Redress for women who underwent ‘brutal’ operation

Legislation would set aside legal obstacle for women who underwent symphysiotomies

 Members of the Survivors of Symphysiotomy group  Ellen O' Brien and Rita McCann at Leinster House before a briefing for Oireachtas members and staff on the issue of symphysiotomy.  Photograph: Clodagh Kilcoyne

Members of the Survivors of Symphysiotomy group Ellen O' Brien and Rita McCann at Leinster House before a briefing for Oireachtas members and staff on the issue of symphysiotomy. Photograph: Clodagh Kilcoyne

Wed, Apr 17, 2013, 07:48

Carl O'Brien

The Government has accepted draft legislation that would allow women who underwent symphysiotomies - a controversial childbirth procedure - to seek redress in the courts.

A spokesman for Minister for Health James Reilly yesterday confirmed that the Government will not oppose a Private Member’s Bill aimed at setting aside the statute of limitations in these cases.

This legal obstacle has prevented most of the surviving women who underwent the operation during the 1960s, 70s and 80s from seeking justice or redress in the courts.

Minister Reilly’s spokesman said there were some “serious flaws” in the proposed legislation which could be dealt with by way of amendments. However, he said the Government was broadly supportive of legislation that could assist the women.

Symphysiotomies involved sawing a pregnant woman’s pubic bone in half to widen the birth canal. For many, it women permanent injuries such as incontinence, difficulties walking and chronic pain.

Of the estimated 1,500 women who underwent the procedure, it is estimated that fewer than 200 survivors remain.

Many of these women were in the public gallery of the Dáil last night for the openi ng of a debate on the legislation.

One of the women in the gallery, Ellen O’Brien, 91, from Inchicore, underwent the operation in 1961. She said she was delighted with the breakthrough.

“It’s marvellous, abosolutely marvellous. I’m been waiting for years for this... all I was told at the time was I was having a ‘slight operation’. I only found out what happened many years later. It’s been dreadful - pains, stiffness. I couldn’t walk far afterwards. I’m still in a lot of pain,” she said.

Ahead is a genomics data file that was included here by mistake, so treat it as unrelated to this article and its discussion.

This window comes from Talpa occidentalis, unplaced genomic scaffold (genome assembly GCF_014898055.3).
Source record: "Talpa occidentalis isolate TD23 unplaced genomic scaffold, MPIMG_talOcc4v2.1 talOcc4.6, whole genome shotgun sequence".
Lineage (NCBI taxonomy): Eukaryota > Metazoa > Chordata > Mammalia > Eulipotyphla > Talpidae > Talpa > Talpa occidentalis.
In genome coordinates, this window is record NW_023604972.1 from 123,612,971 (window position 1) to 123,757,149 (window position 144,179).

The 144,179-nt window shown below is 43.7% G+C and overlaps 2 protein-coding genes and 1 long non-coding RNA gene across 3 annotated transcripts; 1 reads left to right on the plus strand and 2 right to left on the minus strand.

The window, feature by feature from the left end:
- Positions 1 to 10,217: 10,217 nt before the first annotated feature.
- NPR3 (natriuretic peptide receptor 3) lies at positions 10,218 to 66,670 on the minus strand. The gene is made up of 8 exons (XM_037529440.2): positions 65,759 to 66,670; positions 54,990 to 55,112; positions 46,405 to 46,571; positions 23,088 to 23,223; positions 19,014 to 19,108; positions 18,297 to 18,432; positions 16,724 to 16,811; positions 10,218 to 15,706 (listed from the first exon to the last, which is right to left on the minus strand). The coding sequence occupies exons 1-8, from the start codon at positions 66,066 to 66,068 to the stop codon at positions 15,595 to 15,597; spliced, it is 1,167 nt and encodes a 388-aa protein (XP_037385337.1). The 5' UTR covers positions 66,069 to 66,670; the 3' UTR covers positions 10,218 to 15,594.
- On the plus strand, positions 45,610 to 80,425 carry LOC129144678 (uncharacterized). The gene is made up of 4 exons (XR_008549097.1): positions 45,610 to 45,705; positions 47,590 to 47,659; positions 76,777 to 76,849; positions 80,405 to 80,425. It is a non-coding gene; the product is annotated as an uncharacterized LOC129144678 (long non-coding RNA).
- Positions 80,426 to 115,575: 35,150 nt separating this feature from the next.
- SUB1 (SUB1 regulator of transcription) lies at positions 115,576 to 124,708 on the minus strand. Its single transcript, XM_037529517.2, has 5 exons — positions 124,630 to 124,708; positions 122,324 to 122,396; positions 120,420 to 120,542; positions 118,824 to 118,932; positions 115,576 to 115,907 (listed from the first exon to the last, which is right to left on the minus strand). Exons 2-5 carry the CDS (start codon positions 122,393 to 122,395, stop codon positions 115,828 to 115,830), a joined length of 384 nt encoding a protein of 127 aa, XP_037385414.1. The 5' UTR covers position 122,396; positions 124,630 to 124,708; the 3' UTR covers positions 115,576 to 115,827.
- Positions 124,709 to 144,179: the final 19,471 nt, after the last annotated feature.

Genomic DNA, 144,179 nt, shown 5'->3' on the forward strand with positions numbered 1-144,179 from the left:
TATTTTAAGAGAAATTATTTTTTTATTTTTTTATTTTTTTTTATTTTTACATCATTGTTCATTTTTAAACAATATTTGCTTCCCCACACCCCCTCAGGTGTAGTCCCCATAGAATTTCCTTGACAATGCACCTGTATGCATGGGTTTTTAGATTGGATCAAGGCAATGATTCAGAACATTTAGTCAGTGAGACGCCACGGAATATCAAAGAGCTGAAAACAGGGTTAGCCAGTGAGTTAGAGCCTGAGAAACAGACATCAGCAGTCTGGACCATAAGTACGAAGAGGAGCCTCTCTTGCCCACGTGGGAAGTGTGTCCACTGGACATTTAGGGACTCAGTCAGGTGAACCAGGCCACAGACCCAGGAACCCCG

Sinn Féin’s health spokesman Caoimhghín Ó Caoláin last might moved the Bill, on behalf of an all-party Oireachtas support group.

Speaking in advance of the debate, Mr Ó Caoláin said he hoped the legislation would be passed as quickly as possible, given that similar legislation passed for abuse victims took around two years to be enacted.

The tabling of the Bill follows lengthy lobbying by the Survivors of Symphysiotomy support group which gathered more than 20,000 signatures in support of its campaign for justice.

The group’s spokeswoman, Marie O’Connor, said the progress was testimony to the hard work and support of its supporters.

“Many of our members are no longer in the springtime of life. It is essential there are no further delays enabling them access to truth and justice,” she said.
“This change means that women’s cases can no longer be tripped up in the courts over points of procedures and arguments over time.”

A report commissioned by the Government last year found that use of symphysiotomies was at its peak in Ireland when it had declined in the rest of Europe.

The use of the procedure was concentrated in a handful of hospitals, according to the report. These include Our Lady of Lourdes Hospital in Drogheda (348), the National Maternity Hospital (281) and the Coombe in Dublin (242).

The use of symphysiotomy began to decline from the late 1950s as a result of increased confidence in the safety of repeated Caesarean sections. However, Our Lady of Lourdes Hospital continued with the procedure until 1984.

It found that while some obstetricians heralded the operation as a solution to difficulties in labour, others refused to contemplate it because of fears for the long-term health of mothers.

The report - which was heavily criticised by survivors’ groups - found that symphysiotomies were considered appropriate in emergencies by some obstetricians during the 1940s and 1950s, when a mother could not safely deliver her baby.

This was because of safety concerns about repeated Caesarean sections – associated with a higher number of deaths at the time – and the ban on contraception and sterilisation.

A spokesman for Minister Reilly said in addition to accepting legislation that seeks to remove the statute of limitations for survivors, the Government is also examining how best to meet the health and social needs of women affected.

Mr Reilly is due to receive a second report into the use of symphysiotomy in a number of weeks which will help shape the Government’s reponse, his spokesman added.